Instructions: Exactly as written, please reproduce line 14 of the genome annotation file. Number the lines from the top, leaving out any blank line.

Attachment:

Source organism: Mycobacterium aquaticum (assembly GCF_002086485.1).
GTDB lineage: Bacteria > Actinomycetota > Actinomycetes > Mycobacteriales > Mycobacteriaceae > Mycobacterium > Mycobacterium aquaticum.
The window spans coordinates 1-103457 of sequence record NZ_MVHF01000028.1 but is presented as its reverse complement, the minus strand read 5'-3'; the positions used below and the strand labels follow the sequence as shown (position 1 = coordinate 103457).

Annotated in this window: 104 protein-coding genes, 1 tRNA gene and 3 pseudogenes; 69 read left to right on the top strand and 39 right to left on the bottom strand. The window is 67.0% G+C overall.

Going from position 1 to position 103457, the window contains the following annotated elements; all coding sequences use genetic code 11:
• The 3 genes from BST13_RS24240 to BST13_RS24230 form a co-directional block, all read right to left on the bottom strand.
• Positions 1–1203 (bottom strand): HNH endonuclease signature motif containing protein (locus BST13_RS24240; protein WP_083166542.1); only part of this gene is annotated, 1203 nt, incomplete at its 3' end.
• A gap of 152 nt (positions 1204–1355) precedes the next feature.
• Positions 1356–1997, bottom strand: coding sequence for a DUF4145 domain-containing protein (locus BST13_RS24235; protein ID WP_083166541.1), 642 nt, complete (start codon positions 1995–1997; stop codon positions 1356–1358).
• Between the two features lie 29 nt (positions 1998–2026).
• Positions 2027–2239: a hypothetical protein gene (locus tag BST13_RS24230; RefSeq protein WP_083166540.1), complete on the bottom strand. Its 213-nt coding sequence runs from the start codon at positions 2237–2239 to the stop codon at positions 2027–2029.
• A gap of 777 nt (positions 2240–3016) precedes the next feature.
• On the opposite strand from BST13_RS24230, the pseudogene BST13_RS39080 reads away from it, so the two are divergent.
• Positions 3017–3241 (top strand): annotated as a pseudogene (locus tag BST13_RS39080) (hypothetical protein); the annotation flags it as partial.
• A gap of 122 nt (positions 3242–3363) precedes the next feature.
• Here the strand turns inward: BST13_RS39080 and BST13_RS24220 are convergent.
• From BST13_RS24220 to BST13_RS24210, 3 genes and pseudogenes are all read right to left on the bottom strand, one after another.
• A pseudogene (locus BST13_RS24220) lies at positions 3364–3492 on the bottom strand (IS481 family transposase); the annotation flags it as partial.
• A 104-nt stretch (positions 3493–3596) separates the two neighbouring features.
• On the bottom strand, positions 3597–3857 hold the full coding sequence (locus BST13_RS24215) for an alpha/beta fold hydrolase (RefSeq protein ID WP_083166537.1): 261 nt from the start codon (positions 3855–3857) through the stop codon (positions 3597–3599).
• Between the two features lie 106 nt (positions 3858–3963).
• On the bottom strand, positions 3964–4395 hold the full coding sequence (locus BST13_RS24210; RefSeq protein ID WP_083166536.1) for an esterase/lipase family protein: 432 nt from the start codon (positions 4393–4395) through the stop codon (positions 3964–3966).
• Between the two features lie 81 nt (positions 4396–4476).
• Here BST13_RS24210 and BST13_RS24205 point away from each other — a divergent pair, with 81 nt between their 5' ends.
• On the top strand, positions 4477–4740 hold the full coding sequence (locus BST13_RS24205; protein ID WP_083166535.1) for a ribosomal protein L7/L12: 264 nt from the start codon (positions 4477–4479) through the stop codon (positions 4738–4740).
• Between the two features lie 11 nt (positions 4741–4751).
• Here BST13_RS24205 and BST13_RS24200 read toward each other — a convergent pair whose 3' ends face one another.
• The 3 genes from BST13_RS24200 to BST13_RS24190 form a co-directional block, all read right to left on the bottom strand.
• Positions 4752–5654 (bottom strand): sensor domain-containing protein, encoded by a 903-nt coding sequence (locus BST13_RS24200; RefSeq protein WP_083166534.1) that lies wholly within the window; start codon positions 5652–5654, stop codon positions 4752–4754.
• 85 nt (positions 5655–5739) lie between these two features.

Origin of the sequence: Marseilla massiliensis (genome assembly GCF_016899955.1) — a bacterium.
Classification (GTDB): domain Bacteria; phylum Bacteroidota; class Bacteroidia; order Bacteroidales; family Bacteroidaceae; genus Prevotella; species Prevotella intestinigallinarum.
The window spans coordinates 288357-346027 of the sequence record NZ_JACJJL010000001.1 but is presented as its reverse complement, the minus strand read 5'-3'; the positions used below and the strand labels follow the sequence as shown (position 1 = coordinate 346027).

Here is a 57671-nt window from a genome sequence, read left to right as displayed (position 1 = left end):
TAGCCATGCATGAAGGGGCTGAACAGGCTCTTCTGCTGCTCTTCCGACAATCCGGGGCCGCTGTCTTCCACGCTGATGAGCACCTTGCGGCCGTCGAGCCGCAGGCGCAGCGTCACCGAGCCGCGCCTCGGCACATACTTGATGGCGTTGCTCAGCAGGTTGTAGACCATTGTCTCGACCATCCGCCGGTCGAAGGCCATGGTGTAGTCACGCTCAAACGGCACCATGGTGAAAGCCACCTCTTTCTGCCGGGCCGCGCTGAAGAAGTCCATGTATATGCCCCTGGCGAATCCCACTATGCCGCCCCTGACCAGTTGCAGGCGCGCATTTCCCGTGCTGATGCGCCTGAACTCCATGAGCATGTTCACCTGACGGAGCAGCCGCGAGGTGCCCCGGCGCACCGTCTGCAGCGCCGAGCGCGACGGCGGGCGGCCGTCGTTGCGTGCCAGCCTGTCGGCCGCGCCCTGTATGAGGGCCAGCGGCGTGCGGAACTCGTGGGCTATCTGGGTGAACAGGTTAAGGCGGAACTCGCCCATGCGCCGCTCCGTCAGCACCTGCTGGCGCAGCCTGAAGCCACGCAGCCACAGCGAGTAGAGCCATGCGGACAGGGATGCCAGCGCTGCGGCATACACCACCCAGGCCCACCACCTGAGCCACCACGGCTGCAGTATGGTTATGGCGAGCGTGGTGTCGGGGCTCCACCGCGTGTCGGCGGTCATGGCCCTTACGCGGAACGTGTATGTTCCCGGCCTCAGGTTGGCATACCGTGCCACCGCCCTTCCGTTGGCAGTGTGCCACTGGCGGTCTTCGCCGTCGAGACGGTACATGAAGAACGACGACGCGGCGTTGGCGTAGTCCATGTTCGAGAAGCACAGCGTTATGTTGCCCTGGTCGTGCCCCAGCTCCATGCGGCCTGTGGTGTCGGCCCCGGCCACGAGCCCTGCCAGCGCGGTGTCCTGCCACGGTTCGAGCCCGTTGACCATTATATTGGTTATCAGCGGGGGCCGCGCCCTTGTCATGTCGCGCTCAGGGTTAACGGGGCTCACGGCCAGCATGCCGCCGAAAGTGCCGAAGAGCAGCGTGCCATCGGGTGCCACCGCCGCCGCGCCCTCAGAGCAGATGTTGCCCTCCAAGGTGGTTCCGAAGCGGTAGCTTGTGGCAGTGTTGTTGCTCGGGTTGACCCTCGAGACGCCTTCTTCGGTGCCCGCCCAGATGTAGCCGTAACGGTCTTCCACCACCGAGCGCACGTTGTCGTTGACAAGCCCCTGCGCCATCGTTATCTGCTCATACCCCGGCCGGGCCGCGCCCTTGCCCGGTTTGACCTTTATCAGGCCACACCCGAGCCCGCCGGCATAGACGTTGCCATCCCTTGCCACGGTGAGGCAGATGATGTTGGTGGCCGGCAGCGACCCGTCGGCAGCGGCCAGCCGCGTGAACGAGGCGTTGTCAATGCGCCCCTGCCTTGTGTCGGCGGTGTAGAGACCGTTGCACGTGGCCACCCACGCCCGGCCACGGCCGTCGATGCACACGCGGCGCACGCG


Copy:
• Positions 3017–3241 (top strand): annotated as a pseudogene (locus tag BST13_RS39080) (hypothetical protein); the annotation flags it as partial.